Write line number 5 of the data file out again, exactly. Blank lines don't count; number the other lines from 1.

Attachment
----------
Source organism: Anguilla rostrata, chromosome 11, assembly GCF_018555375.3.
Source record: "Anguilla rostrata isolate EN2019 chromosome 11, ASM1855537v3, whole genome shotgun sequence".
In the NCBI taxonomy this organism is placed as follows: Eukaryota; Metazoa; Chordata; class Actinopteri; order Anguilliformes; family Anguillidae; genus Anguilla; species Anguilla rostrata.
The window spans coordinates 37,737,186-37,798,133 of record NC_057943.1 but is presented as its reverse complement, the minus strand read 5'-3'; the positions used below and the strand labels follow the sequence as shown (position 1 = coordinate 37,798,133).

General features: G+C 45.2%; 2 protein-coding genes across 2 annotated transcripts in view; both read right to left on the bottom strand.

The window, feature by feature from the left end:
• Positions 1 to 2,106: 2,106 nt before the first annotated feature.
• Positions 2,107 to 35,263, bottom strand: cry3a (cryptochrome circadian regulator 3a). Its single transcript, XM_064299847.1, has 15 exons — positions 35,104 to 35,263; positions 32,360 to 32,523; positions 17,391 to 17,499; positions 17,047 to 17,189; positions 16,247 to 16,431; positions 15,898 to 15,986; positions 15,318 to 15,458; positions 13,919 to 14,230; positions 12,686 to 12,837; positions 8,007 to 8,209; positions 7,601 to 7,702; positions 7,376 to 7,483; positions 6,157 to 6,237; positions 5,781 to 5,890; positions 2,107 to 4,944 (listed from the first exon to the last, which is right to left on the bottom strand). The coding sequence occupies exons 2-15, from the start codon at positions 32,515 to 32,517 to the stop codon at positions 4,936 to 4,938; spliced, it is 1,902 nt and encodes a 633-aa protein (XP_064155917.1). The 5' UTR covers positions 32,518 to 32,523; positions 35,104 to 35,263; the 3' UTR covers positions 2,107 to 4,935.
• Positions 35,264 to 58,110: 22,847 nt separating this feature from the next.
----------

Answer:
General features: G+C 45.2%; 2 protein-coding genes across 2 annotated transcripts in view; both read right to left on the bottom strand.